Renovated Mount Davis hostel offers stunning views for just HK$130 a night
Renovated hostel on Mount Davis, which costs from just HK$130 a night, is attracting more mainland guests to marvel at its stunning location
Hong Kong saw the world's biggest price jump in hotel prices last year, but there is still one way to get a million-dollar view for a budget price.
One of the city's oldest hostels has undergone a HK$9.54 million renovation in a bid to attract more local and mainland visitors and promote wider acceptance of hostelling culture.
A stay at the Jockey Club Mt Davis Youth Hostel, perched 269 metres atop Mount Davis in Pok Fu Lam, costs from HK$130 a night for Hong Kong Youth Hostels Association (HKYHA) members and offers stunning views of Victoria Harbour.
In comparison, a harbour-view room on the top floor of the Peninsula hotel, at 117 metres, costs at least HK$7,128 a night, while a room at the Ritz-Carlton in the city's tallest building, the International Commerce Centre, will set you back at least HK$6,050. The average hotel rate in the city is HK$1,270.
Since the Jockey Club-funded renovations were completed earlier this year the hostel has seen a 10 per cent rise in the number of mainland guests, who now make up 30 per cent of its clientele.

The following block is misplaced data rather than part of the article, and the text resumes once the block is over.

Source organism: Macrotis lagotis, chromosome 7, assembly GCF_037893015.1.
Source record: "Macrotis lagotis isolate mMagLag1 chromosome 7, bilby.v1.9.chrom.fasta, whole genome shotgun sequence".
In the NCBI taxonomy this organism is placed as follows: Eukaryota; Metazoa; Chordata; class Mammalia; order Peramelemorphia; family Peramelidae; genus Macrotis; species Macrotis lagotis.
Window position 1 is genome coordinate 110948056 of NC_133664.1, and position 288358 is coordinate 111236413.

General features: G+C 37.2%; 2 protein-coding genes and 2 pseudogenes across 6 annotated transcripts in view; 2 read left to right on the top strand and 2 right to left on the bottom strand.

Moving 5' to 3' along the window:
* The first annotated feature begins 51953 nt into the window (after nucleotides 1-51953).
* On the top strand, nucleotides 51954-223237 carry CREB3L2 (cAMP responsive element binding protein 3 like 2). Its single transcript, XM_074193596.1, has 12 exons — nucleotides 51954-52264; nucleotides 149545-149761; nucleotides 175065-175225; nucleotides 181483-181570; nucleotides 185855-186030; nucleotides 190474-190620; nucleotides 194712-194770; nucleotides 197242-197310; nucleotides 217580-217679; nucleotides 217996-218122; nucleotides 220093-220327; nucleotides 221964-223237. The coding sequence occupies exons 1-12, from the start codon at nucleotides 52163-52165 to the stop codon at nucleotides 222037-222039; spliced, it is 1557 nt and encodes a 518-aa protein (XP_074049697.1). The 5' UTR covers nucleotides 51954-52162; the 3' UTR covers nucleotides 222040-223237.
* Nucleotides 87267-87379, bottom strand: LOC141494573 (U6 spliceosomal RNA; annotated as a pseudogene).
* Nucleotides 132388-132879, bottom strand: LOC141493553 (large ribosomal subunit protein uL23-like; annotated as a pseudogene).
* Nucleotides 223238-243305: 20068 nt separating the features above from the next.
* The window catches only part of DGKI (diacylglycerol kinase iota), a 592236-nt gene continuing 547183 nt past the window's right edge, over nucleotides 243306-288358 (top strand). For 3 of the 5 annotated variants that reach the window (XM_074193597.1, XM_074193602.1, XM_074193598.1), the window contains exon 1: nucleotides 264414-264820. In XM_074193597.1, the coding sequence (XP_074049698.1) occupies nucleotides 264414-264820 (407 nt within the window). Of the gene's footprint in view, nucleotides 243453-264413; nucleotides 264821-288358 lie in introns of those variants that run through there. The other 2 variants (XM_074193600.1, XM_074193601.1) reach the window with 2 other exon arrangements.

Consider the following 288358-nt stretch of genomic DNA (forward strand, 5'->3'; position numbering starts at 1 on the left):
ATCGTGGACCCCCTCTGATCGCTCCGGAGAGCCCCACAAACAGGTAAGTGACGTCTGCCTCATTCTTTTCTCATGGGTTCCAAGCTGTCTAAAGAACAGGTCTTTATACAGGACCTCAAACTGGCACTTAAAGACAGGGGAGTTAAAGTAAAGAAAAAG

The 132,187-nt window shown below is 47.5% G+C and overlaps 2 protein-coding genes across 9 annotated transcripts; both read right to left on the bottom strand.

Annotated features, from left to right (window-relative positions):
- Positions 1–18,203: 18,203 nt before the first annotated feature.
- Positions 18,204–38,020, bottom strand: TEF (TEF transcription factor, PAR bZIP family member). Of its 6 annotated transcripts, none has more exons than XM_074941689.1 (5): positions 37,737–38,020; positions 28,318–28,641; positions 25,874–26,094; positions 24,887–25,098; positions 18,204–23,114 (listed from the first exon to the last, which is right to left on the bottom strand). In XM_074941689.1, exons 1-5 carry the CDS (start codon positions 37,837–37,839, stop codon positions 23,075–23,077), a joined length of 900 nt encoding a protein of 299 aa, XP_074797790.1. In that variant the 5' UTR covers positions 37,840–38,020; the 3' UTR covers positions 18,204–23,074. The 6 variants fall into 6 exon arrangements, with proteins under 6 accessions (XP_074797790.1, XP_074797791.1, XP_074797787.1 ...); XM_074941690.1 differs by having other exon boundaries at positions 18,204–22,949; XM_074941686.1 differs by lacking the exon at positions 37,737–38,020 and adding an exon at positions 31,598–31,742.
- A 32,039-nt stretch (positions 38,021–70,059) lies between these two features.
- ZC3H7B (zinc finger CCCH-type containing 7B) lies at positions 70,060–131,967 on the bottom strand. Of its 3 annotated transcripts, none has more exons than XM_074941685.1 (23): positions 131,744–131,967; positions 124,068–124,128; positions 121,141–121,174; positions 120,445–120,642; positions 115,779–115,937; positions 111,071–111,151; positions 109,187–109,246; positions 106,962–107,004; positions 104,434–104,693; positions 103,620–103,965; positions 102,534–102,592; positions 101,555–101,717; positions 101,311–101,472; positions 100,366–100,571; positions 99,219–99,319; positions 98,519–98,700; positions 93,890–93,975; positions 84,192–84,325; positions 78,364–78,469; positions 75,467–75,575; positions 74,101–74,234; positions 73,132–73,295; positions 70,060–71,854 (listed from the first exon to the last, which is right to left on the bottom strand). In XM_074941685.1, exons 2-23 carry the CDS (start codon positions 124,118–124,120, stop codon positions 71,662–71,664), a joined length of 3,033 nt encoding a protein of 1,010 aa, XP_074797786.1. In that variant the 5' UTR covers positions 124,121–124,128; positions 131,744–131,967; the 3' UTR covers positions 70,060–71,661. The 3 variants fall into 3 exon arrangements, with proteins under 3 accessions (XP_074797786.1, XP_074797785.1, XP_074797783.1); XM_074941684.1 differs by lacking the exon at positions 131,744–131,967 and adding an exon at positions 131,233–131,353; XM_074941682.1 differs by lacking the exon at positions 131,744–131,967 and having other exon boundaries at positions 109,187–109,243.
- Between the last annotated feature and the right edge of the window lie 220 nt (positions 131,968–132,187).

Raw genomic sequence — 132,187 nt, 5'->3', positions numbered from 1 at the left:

"The hostel is much nicer after the renovation and it's very cheap for Hong Kong," said Kuo Kuo, a 22-year-old traveller from Shandong , who stayed at the hostel twice in the past year.
But he thinks Hong Kong hostels need more than a revamp to attract mainland visitors.
"Many parents from the mainland don't want their children to stay at hostels because they think it's safer to travel in a tour group," he said.
For Kuo Kuo, the opportunity to meet travellers from all around the world at hostels beats tour buses and "boring" hotels.
Travellers wanting to stay in the city's youth hostels have to register for a membership card before booking. Membership rates are from HK$50 a year.
According to a spokeswoman for the HKYHA, those who stay at Hong Kong hostels are in their early 20s and 30s, even though the seven hostels in the city have no age limits.
But the spokeswoman said that older adults and local young people might not find the hostel culture appealing.
Mt Davis offers shared accommodation in dormitories, as well as in two-, four- and six-bed rooms. While the hostel provides cooking supplies and a shared fridge, guests have to do their own cooking, shopping and washing up.
"Hong Kong's young people are often pampered at home," the spokeswoman said. "They might not be used to doing chores, and expect more than we offer in the hostel."
Taxi driver Leung Koon said locals might be avoiding the hostel for another reason.
"Foreigners don't know that Mt Davis is haunted," he said, intriguingly.
Hostel manager Jessica Wong Wing-chee related the ghost story: "A taxi driver dropped off a guest at our hostel and was going back down the hill when a girl waved at him from the side of the road and got into the taxi. When he turned around a while later, she wasn't there."
For those who are not superstitious, want a budget mountaintop retreat and can't find a taxi, the hostel provides a free shuttle service to Sheung Wan.